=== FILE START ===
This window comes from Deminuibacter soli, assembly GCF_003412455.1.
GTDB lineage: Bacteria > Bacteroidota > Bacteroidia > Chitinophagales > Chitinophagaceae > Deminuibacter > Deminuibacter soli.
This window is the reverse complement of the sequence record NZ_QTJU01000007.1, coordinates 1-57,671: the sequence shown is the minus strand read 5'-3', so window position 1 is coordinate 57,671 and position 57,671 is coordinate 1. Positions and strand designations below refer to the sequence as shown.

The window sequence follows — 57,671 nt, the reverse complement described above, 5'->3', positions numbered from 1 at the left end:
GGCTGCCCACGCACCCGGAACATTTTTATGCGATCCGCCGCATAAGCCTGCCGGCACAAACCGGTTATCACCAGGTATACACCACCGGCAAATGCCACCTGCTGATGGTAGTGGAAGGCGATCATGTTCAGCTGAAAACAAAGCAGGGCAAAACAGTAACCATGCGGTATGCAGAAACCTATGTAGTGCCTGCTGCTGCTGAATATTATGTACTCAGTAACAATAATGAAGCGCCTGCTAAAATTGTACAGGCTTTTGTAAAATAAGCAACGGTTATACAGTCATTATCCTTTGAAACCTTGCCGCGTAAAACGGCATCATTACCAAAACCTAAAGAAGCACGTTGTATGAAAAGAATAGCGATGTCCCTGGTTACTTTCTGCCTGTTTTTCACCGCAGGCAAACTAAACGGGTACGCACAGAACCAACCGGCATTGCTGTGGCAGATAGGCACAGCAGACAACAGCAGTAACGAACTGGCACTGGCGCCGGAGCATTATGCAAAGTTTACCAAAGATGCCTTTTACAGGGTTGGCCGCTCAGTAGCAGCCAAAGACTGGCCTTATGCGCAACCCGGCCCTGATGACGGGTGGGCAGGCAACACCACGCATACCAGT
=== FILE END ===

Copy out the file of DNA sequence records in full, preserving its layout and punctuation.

This window comes from Deminuibacter soli, assembly GCF_003412455.1.
GTDB lineage: Bacteria > Bacteroidota > Bacteroidia > Chitinophagales > Chitinophagaceae > Deminuibacter > Deminuibacter soli.
This window is the reverse complement of the sequence record NZ_QTJU01000007.1, coordinates 1-57,671: the sequence shown is the minus strand read 5'-3', so window position 1 is coordinate 57,671 and position 57,671 is coordinate 1. Positions and strand designations below refer to the sequence as shown.

The window sequence follows — 57,671 nt, the reverse complement described above, 5'->3', positions numbered from 1 at the left end:
GGCTGCCCACGCACCCGGAACATTTTTATGCGATCCGCCGCATAAGCCTGCCGGCACAAACCGGTTATCACCAGGTATACACCACCGGCAAATGCCACCTGCTGATGGTAGTGGAAGGCGATCATGTTCAGCTGAAAACAAAGCAGGGCAAAACAGTAACCATGCGGTATGCAGAAACCTATGTAGTGCCTGCTGCTGCTGAATATTATGTACTCAGTAACAATAATGAAGCGCCTGCTAAAATTGTACAGGCTTTTGTAAAATAAGCAACGGTTATACAGTCATTATCCTTTGAAACCTTGCCGCGTAAAACGGCATCATTACCAAAACCTAAAGAAGCACGTTGTATGAAAAGAATAGCGATGTCCCTGGTTACTTTCTGCCTGTTTTTCACCGCAGGCAAACTAAACGGGTACGCACAGAACCAACCGGCATTGCTGTGGCAGATAGGCACAGCAGACAACAGCAGTAACGAACTGGCACTGGCGCCGGAGCATTATGCAAAGTTTACCAAAGATGCCTTTTACAGGGTTGGCCGCTCAGTAGCAGCCAAAGACTGGCCTTATGCGCAACCCGGCCCTGATGACGGGTGGGCAGGCAACACCACGCATACCAGT